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Blum: Requirements, Not Budget, Should Drive Air Guard Strength

By Donna Miles
American Forces Press Service

DEMING, N.M., Nov. 30, 2006 – Although the active Air Force and Air Force Reserve are downsizing their ranks to free up funds for new aircraft and equipment, the chief of the National Guard Bureau said he wants any force changes within the Air National Guard to be driven by requirements, not numbers.

Army Lt. Gen. H Steven Blum responded to an airman’s question yesterday during a town hall session with National Guardsmen serving here in Operation Jump Start, the Guard’s mission in support of the U.S. Border Police.

Blum acknowledged that the active Air Force and Air Force Reserve had a decision to make as they grappled with the challenge of paying for their equipment modernization effort. Ultimately, he said, they opted to do it by cutting their manpower 10 percent.

“The Air Force has made the corporate decision that they are going to downsize their force and take the money savings from paying that force … and apply it to having a smaller Air Force that’s more modernized,” Blum told the group.

But the general said he’s not convinced that’s the best strategy for the Air National Guard.

When Air Force leaders asked him to cut the Air Guard by 16 percent, Blum said he simply said “no.”

“I am not sure the Air National Guard needs to be 16 percent smaller,” he said. In fact, he said, he’s not convinced the National Guard should be smaller at all, and even sees arguments that it might need to grow.

Blum pointed to the active-duty members leaving the Air Force and questioned, “Where are these skilled veterans going to go if we don’t have any spaces for them?”

Giving them an opportunity to serve in the Air National Guard — a force that costs about 10 percent of what the active force costs because members get paid only when they’re actually on duty — makes perfect sense, Blum said. “That is a tremendous bargain for the American taxpayer,” he said, giving the country 24-7 on-call capability, ready to respond to a crisis, at a fraction of the cost of the active force.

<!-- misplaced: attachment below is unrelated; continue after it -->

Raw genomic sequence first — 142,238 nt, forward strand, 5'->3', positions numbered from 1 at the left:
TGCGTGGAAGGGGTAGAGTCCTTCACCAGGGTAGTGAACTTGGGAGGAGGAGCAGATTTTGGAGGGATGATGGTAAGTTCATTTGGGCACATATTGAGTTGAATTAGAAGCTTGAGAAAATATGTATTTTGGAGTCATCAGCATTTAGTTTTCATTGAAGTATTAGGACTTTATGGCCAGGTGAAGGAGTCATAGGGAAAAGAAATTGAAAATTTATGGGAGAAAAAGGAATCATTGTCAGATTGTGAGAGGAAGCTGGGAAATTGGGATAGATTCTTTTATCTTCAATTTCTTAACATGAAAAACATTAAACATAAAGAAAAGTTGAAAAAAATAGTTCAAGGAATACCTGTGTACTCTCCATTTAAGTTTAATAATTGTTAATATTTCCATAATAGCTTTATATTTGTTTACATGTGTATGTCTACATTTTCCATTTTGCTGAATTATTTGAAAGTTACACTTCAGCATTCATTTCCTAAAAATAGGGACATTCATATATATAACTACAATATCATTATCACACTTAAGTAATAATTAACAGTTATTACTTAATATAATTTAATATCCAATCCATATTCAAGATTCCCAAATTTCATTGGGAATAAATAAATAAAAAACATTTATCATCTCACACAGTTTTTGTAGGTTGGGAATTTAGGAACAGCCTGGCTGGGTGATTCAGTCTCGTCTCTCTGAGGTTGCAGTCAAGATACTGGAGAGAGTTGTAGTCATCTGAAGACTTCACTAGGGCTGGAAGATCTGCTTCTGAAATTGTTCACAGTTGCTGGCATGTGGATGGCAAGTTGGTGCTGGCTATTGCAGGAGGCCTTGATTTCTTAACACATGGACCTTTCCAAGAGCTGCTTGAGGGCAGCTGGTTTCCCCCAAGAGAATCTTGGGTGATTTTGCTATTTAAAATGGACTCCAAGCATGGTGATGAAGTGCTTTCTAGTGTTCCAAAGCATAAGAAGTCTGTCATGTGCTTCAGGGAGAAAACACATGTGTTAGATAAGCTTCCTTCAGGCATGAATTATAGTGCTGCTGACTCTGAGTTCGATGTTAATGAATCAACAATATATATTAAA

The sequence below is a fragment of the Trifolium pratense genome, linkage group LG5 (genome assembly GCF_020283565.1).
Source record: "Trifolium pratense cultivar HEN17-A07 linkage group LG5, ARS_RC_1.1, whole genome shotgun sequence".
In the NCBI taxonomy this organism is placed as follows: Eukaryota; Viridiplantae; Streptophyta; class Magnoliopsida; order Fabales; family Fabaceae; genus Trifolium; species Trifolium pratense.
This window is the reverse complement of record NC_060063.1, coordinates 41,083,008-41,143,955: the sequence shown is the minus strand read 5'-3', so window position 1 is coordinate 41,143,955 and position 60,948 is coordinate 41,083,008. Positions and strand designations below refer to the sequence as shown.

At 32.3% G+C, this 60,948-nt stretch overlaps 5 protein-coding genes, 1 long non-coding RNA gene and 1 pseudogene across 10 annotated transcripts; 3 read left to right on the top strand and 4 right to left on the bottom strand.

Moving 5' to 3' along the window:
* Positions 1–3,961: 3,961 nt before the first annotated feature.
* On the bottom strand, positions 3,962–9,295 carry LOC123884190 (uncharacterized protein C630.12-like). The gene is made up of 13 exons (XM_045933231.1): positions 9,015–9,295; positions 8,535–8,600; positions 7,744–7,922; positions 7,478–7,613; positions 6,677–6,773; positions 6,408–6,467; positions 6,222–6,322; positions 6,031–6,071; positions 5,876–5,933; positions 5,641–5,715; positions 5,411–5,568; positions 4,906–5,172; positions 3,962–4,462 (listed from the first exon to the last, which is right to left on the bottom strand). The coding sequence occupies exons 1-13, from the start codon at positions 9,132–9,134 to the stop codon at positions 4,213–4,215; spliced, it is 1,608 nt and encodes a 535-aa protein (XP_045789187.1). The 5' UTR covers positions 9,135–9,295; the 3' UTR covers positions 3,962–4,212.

“So to me, the logical thing is that if you’re going to shrink the active (force), you ought to grow the Guard,” he said. “Because it’s a pretty dangerous world out there, and nobody has got a crystal ball any better than mine.”

Ultimately, Blum said, decisions about Air Guard strength need to boil down to what requirements they will be required to fulfill. “I’m worried about capability,” he said.

The bottom line, he said, is that every state and territory needs enough Air National Guard members to meet its state and federal commitments. “I want a capability that we are going to deliver 53 governors and one president of the United States, so that when they call on the Guard, we are always ready and we are always there,” he said.

The missions the Air National Guard is performing around the world demand a lot of capability, he told the troops, who are among 6,000 National Guard volunteers from around the country serving along the Southwest U.S. border.

“I can’t do this mission without the Air Guard,” he said. “There is no Air Force Reserve in this mission, and there is no active Air Force in this mission.”

Similarly, Blum said, he needs the 106,000 members of the Air National Guard to keep up with the demand for Air Expeditionary Force units overseas and Air Guard support during natural disasters like Hurricane Katrina. “The response to Katrina couldn’t have happened without the Air Guard,” he said.

He cited the single biggest difference between Air National Guardsmen and their active and Air Force Reserve counterparts. “They don’t have a dual mission,” he said. “The active Air Force and Air Force Reserve don’t get called out by their governors in the middle of the night to do things that you get called out to do in Guam, Tennessee, New Mexico and Georgia, every year when the hurricanes come.

“You have a different mission. So we have a different circumstance,” Blum told the Air Guardsmen in the group. “And should we be a little bit smaller? Maybe, but not 16,000 smaller.”

Blum admitted he’s found himself having to do “a very delicate kabuki dance” with Air Force, Pentagon and congressional leaders as he tries to determine exactly what size the Air Guard should be.

He noted that Air Force leaders promised Congress they wouldn’t change the size of the Air Guard, and language to that effect is included in the Base Realignment and Closure legislation. Cutting the Guard would go against Congress’ intention, he said. “And the last thing the chief of the Guard Bureau is going to do is to defy the will of the Congress of the United States, because they do in fact set the size of the armed forces and the National Guard.”

Blum said he’s “not absolute” about what direction the Guard strength numbers ultimately will take, but is sure of one thing. “I am not going to get driven by a budget to a number,” he said.

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Lt. Gen. H Steven Blum, USA

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